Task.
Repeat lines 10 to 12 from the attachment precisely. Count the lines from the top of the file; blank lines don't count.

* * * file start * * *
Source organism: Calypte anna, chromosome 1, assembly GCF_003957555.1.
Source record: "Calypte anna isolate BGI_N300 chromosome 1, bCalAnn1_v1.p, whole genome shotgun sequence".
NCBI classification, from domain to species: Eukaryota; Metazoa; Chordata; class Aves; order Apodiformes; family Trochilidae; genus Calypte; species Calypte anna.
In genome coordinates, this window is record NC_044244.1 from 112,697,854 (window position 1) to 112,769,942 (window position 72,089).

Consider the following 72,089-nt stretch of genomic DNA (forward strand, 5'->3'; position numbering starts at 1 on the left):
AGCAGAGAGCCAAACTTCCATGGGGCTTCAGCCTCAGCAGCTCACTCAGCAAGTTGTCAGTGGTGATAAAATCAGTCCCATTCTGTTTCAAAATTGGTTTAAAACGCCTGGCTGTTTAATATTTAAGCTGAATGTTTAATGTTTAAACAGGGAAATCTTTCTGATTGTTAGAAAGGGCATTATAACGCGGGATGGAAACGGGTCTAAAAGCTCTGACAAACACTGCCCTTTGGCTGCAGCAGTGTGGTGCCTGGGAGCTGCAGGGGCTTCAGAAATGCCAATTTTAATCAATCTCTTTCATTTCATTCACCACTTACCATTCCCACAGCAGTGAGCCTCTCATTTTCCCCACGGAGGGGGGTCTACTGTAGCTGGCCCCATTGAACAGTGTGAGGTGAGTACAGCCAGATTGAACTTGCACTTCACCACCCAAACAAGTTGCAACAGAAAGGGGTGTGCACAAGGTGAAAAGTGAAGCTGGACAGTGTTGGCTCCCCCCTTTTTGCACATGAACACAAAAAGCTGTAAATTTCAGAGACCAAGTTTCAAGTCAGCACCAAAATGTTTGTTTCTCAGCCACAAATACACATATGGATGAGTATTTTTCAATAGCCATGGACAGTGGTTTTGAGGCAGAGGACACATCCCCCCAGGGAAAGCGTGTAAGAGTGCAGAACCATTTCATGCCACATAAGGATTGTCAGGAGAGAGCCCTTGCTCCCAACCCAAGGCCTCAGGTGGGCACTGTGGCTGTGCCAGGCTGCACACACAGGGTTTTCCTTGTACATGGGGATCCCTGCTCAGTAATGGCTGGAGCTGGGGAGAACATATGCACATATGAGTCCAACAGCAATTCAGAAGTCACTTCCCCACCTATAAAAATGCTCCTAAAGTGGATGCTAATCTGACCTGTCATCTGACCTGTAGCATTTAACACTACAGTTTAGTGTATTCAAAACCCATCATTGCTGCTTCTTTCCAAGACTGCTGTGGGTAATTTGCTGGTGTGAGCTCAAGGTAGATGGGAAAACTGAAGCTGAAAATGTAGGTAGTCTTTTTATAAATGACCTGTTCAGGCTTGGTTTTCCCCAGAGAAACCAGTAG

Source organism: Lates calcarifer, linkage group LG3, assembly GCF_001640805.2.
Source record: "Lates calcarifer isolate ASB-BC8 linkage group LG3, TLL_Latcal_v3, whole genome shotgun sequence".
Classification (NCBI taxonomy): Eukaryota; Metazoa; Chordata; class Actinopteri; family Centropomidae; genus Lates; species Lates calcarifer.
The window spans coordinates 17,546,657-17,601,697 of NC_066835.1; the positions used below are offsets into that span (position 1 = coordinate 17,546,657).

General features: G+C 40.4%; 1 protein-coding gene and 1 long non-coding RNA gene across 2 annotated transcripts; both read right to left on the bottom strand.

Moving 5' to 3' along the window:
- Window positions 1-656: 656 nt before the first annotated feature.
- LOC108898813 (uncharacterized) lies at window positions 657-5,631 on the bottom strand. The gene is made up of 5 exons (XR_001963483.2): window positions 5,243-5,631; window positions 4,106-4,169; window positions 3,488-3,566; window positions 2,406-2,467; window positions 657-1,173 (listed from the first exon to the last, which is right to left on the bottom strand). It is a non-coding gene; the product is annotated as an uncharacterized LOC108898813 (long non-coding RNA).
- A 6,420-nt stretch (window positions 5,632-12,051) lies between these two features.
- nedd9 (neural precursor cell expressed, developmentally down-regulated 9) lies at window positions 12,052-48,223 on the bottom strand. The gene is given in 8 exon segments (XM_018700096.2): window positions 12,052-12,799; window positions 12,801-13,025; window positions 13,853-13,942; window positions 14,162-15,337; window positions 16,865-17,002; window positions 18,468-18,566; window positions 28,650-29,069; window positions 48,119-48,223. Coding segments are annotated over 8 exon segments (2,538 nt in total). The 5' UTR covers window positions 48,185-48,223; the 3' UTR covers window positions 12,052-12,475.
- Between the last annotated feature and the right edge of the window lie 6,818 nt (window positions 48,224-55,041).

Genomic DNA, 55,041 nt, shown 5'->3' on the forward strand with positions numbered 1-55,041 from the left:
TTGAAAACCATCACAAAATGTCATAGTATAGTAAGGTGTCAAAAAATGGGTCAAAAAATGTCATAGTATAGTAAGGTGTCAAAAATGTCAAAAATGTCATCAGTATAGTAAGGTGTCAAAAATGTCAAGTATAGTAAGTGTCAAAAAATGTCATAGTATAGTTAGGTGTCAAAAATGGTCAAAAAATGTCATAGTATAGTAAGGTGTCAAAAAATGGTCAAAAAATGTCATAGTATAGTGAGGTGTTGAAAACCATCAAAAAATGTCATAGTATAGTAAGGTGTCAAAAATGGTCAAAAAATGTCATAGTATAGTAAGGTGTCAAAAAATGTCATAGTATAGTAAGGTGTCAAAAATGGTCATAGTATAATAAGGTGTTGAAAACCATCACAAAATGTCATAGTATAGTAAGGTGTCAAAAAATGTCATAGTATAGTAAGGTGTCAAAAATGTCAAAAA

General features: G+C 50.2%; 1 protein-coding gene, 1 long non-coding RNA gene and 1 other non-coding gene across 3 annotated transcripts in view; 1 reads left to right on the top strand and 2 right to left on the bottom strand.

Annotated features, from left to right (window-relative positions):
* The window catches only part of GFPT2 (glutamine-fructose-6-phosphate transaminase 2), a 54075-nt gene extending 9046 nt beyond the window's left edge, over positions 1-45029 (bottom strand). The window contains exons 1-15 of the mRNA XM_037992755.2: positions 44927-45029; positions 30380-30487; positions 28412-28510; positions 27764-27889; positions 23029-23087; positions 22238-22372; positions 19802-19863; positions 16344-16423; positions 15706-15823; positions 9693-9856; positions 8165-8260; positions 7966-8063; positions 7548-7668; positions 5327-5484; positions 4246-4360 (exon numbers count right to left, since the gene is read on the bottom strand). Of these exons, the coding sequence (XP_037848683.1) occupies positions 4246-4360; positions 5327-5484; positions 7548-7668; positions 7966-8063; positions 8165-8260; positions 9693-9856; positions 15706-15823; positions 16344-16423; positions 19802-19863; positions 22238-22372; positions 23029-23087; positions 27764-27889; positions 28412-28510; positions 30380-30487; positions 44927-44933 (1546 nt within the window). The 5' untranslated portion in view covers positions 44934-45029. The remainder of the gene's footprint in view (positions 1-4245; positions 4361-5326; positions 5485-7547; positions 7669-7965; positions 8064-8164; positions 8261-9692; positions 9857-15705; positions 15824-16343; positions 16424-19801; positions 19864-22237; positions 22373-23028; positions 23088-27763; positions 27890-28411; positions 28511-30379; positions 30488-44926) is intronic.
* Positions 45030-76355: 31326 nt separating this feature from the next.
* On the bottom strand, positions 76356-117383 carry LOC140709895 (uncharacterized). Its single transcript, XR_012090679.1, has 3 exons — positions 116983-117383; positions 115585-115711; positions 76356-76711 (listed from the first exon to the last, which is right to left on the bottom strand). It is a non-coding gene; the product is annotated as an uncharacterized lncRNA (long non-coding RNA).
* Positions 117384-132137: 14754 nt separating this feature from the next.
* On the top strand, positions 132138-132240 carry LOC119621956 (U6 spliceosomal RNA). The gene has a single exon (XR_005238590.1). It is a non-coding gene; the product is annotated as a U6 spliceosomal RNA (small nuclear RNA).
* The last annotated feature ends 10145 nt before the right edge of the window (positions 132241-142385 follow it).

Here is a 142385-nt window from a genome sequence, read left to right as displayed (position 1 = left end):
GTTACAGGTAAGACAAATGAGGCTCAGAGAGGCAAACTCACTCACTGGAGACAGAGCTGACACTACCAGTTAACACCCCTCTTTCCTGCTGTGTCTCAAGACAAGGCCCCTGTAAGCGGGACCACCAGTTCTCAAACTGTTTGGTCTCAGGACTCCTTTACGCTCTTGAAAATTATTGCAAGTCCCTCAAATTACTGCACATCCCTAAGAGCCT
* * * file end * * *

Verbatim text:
The window spans coordinates 17,546,657-17,601,697 of NC_066835.1; the positions used below are offsets into that span (position 1 = coordinate 17,546,657).

General features: G+C 40.4%; 1 protein-coding gene and 1 long non-coding RNA gene across 2 annotated transcripts; both read right to left on the bottom strand.

Moving 5' to 3' along the window: